Refuting allegations that it has artificially suppressed gas production at KG-D6 fields, Reliance Industries today hit out at oil ministry for not honouring contractual commitments on natural gas pricing.
Company sources said the fall in output from eastern offshore KG-D6 field to 32-33 million standard cubic meters per day from 61.5 mmsmd two years ago was due to geological complexities and reservoir not behaving as predicted.
The output has fallen because of water and sand ingress in wells and reservoir outside the main channel not participating in the production, they said, adding such erratic and unpredictable behaviour of something which is 2-km below the seabed forced the company to halt drilling of well and do more studies before putting more investment.
All drilling cost is recoverable and if the company had gone for indiscriminate drilling, the government's profit take would have been impacted, they said.
"We are not suppressing production. If anything, it is the government which is suppressing price," one of them said.
He said the letter the company got from the government approving USD 4.205 per million British thermal unit as the price of KG-D6 gas, clearly stated that if RIL was to get a higher price than the approved rate, the higher would be used for calculation of profit petroleum etc.
This essentially meant that the government was open to RIL selling gas at higher rates, he said adding the company is seeking market price for its gas.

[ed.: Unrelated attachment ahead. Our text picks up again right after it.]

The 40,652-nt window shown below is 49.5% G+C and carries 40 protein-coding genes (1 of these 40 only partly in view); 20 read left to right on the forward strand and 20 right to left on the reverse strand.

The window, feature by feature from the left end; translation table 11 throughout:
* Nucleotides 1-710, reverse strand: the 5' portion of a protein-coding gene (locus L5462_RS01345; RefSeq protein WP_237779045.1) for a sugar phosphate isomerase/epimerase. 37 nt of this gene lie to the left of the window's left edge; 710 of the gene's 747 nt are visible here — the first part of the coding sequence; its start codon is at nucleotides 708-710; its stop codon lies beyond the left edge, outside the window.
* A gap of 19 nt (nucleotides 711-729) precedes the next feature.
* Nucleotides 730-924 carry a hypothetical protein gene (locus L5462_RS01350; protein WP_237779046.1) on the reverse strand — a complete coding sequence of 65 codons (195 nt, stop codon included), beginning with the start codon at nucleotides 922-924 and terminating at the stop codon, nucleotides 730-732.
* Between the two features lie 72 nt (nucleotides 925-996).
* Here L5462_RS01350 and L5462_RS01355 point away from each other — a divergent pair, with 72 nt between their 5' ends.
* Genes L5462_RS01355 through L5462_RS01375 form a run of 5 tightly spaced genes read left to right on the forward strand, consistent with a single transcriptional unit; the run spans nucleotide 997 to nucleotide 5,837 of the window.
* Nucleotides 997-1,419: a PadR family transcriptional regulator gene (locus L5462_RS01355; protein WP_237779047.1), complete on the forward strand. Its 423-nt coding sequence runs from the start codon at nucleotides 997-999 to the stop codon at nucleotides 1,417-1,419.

RIL blamed the oil ministry for artificially suppressing gas prices paid to domestic producers saying the ministry was happy paying USD 16-18 per million British thermal unit for import of liquefied natural gas (LNG) but does not want domestic companies to be paid remunerative prices.
"Need of the hour is to restore contractual sanctity," a source said citing from the Production Sharing Contract (PSC) which guarantees market price and marketing freedom.
Sources said the company was eager to resolve the dispute over cost recovery through arbitration and has requested the government to quickly appoint arbitrators.
There was no provisions in the PSC to link cost-recovery to production, they said in reference to the notice oil ministry served on RIL disallowing USD 1.005 billion expenditure for failing to drill 9 out of the committed 31 wells.
The PSC, they said, allowed operators to recover all their cost from oil and gas production and the ministry move was illegal.
The dispute can be settled through arbitration, they added.